Extracellular Vesicles in Type 1 Diabetes: A Versatile Tool
Suire, Caitlin N., and Mangesh D. Hade. 2022. “Extracellular Vesicles in Type 1 Diabetes: A Versatile Tool.” Bioengineering 9 (3): 105. https://doi.org/10.3390/bioengineering9030105.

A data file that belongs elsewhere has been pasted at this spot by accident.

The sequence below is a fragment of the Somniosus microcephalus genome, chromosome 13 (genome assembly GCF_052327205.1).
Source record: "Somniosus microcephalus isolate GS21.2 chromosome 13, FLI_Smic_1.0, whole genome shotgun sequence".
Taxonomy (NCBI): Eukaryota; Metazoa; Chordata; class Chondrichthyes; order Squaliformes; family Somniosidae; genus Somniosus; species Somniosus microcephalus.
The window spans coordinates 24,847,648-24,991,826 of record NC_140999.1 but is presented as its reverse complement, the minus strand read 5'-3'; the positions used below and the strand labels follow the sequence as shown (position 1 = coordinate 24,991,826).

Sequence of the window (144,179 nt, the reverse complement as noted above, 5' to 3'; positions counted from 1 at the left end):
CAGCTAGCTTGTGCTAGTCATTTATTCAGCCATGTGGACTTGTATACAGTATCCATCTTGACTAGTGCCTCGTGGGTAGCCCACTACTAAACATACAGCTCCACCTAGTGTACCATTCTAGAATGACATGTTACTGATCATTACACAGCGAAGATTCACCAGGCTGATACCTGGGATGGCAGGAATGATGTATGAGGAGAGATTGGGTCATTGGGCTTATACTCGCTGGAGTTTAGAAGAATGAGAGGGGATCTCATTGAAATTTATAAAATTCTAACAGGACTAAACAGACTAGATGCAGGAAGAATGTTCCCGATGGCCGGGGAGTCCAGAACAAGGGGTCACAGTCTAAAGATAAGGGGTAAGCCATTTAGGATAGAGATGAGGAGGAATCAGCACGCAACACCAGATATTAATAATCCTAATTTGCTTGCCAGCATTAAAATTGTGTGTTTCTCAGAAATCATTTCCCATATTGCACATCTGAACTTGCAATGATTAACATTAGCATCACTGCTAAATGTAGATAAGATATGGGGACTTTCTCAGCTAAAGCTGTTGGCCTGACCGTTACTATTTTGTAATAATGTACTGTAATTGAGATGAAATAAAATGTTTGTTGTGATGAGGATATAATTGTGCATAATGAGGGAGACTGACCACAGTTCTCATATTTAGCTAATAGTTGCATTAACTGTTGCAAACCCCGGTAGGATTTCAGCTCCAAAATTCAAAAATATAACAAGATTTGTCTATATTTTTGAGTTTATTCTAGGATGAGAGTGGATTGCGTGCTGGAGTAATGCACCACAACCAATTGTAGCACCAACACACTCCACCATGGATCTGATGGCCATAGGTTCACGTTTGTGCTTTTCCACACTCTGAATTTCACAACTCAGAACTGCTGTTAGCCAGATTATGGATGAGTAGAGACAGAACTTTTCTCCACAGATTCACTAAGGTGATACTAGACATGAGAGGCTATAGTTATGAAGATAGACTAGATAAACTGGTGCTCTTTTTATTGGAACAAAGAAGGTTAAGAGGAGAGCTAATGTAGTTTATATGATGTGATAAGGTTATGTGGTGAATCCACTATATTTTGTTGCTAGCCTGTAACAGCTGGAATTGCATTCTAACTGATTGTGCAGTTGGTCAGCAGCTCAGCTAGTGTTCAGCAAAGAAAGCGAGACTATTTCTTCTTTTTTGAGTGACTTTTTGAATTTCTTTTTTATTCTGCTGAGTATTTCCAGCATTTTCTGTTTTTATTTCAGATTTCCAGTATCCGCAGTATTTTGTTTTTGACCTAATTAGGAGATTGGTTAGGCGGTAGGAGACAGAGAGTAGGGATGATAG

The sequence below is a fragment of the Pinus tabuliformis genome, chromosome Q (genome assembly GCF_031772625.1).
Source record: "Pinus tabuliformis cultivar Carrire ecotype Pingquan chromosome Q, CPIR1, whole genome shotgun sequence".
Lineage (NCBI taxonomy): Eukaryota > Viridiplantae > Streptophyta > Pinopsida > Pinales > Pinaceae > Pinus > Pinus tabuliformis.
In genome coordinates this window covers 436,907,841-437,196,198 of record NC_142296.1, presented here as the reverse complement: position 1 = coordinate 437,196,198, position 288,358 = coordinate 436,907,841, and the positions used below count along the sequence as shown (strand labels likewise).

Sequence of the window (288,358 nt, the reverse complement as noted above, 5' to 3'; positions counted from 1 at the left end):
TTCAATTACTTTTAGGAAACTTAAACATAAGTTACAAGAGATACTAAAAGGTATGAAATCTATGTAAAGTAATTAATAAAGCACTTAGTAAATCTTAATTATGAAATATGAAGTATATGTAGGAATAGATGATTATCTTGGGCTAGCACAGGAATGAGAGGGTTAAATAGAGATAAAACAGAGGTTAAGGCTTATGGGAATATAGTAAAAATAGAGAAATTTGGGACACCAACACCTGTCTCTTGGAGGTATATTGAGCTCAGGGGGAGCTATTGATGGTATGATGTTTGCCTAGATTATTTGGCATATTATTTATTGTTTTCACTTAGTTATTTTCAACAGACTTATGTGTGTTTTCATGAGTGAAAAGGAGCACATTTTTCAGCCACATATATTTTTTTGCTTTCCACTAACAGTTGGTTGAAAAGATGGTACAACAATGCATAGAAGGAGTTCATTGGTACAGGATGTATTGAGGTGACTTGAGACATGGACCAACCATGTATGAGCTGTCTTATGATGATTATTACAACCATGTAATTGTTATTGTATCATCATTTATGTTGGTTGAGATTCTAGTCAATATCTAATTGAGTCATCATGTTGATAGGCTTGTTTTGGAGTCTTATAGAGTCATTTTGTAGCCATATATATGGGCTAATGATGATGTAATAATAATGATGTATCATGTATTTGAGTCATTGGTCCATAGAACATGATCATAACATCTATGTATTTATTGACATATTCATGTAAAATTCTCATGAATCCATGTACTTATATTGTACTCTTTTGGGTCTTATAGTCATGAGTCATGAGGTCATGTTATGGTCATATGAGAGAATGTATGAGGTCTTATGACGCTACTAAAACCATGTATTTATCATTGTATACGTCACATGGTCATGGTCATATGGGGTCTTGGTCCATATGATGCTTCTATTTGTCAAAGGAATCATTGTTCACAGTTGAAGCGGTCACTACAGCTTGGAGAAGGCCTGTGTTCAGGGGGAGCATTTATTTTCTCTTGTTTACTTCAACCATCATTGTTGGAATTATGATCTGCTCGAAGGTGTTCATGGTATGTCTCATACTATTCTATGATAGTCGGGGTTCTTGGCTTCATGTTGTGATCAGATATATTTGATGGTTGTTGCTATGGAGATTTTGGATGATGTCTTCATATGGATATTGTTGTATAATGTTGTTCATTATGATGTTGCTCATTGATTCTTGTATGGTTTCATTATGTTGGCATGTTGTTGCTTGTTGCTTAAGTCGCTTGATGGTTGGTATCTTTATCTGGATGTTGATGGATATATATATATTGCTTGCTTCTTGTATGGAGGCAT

Type 1 diabetes is a chronic autoimmune disease affecting nearly 35 million people. This disease develops as T-cells continually attack the -cells of the islets of Langerhans in the pancreas, which leads to -cell death, and steadily decreasing secretion of insulin. Lowered levels of insulin minimize the uptake of glucose into cells, thus putting the body in a hyperglycemic state. Despite significant progress in the understanding of the pathophysiology of this disease, there is a need for novel developments in the diagnostics and management of type 1 diabetes. Extracellular vesicles (EVs) are lipid-bound nanoparticles that contain diverse content from their cell of origin and can be used as a biomarker for both the onset of diabetes and transplantation rejection. Furthermore, vesicles can be loaded with therapeutic cargo and delivered in conjunction with a transplant to increase cell survival and long-term outcomes. Crucially, several studies have linked EVs and their cargos to the progression of type 1 diabetes. As a result, gaining a better understanding of EVs would help researchers better comprehend the utility of EVs in regulating and understanding type 1 diabetes. EVs are a composition of biologically active components such as nucleic acids, proteins, metabolites, and lipids that can be transported to particular cells/tissues through the blood system. Through their varied content, EVs can serve as a flexible aid in the diagnosis and management of type 1 diabetes. In this review, we provide an overview of existing knowledge about EVs. We also cover the role of EVs in the pathogenesis, detection, and treatment of type 1 diabetes and the function of EVs in pancreas and islet -cell transplantation.View full article